Stop the Thyroid Madness is saddened to report of the passing of Dr. Gordon P. Skinner of the UK on Tuesday, November 26th due to a stroke. Skinner was a champion of thyroid patients, plus a medical practitioner who was beloved for his willingness to look outside the box in the diagnosis and treatment of hypothyroidism.
Dr. Skinner was a man of high education and esteem. He “graduated in Medicine at the University of Glasgow in 1965 and following house jobs in Glasgow and Midlands of England specialized in Obstetrics and Gynaecology and later in Virology and in 1976 became Senior Lecturer in Medical Microbiology at the University of Birmingham with Consultant status at the Queen Elizabeth Hospital in Birmingham. Dr Skinner’s research portfolio for which he was awarded the prestigious Doctorate of Science by the University of Birmingham can be found in his CV”.
Dr. Skinner was brilliant about the connection between ME/CFS and hypothyroidism. Years ago, he was one who saw the association between the condition of Myalgic Encephalopathy (which is also a term for Chronic Fatigue Syndrome) and hypothyroidism, in spite of so-called normal ranges. This was huge information and the same association was also seen by some thyroid patients around the turn of the century when they were moving over to natural desiccated thyroid (NDT) and doing so much better than they did on T4-only like Synthroid. Read about Chronic Fatigue Syndrome right on STTM.
Dr. Skinner was sadly challenged by the GMC. In June of 2005, Dr. Gordon Skinner, who was a private practitioner in the UK, was called before the General Medical Council to ascertain his “fitness to practice”. And why was he called before the board? Because of alleged “inappropriate clinical practice including maintaining medication for patients at dangerous levels and failures of communication with other medical practitioners.” I mentioned this in October 2006. i.e. Dr. Skinner dared to listen to thyroid patient symptoms over what is deemed “normal” labwork via the TSH. He also dared to use natural desiccated thyroid, aka porcine thyroid extract, to treat his patients until they saw the removal of symptoms. He began to receive restrictions in his ability to practice.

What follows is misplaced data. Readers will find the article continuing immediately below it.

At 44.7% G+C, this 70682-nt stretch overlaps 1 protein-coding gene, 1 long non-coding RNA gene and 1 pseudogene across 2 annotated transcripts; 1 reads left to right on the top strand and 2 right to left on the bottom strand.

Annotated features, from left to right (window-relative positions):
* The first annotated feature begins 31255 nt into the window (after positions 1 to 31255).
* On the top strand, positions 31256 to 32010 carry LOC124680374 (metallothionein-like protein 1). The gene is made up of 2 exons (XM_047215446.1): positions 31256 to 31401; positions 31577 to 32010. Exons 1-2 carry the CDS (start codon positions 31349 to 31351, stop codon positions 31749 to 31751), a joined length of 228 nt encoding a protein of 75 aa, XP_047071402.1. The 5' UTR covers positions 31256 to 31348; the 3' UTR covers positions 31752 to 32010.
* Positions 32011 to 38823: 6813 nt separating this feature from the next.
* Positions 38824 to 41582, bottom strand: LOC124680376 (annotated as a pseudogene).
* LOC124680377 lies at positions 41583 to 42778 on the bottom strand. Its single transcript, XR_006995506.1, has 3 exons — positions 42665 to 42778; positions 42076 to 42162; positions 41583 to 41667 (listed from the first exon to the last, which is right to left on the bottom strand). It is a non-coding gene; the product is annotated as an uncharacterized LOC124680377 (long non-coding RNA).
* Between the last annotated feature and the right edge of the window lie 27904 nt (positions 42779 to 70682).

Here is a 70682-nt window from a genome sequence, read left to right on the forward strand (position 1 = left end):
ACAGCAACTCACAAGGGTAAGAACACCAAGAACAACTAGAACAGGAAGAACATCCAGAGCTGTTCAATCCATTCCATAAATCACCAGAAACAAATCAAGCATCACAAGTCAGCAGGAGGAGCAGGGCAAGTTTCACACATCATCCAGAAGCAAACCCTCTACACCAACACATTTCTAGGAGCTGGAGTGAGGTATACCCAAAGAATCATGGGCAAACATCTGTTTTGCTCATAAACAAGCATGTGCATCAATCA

Dr. Skinner was now prohibited from seeing new patients unless they had been referred by a General Practitioner, and his decisions were to be reviewed by the GMC every six months for the next three years.
In 2007, I heard from Lyn Mynott, chair of Thyroid UK about Dr. Skinner being brought before the General Medical Council (GMC) because he dared to treat his patients with thyroid hormone when they have so-called “normal” blood lab test results. The GMC attempts to dictate what is “a good standard of practice and care” for patients and the “proper standards in medicine”. I spoke about this folly in the July 2007 blog post. His restrictions continued.
Dr. Skinner was appalled by the belief that a TSH up to 10 was normal. The Royal College of Physicians and the Royal College of General Practitioners had implied by 2010 that patients should not received a diagnosis of hypothyroidism if their TSH was less than 10, and Skinner found it senseless. They had also stated that the thyroid extract called Armour was a bad medication (in spite of the fact that millions of us worldwide have had our lives change thanks to NDT).
Dr. Skinner was free to practice fully again in November 2011. i.e. his restrictions were lifted and his Fitness to Practice was restored. But in May 2012, he was forced to appear before the GMC once again, where conditions were imposed on him, including being supervised by a particular Endocrinologist
Dr. Skinner was the creator of the World Thyroid Register. This was created to “address the parlous situation of patients who are hypothyroid and have yet not been diagnosed and indeed patients who are being managed with an unacceptably low level of thyroid replacement.”
Dr. Skinner wrote the book “Diagnosis and Management of Hypothyroidism” about the symptoms of hypothyroidism and issues with getting diagnosed.
Thyroid UK summed it up well: “He will be sadly missed by his family, friends and thousands of thyroid patients whom he has helped to regain their lives through his diagnosis and treatment of hypothyroidism. Many patients became firm friends with Dr Skinner, enjoying his quirky sense of humour and it is so sad that we will never be able to hear his lovely Scottish lilt again.”
You will be missed, Dr. Skinner, and remembered by Thyroid Patients worldwide with admiration! We send our condolences to your family and closest friends, as well as to all your patients who will miss you greatly. Rest in Peace!
**Photo on top from the TPA UK site; below from Thyroid UK
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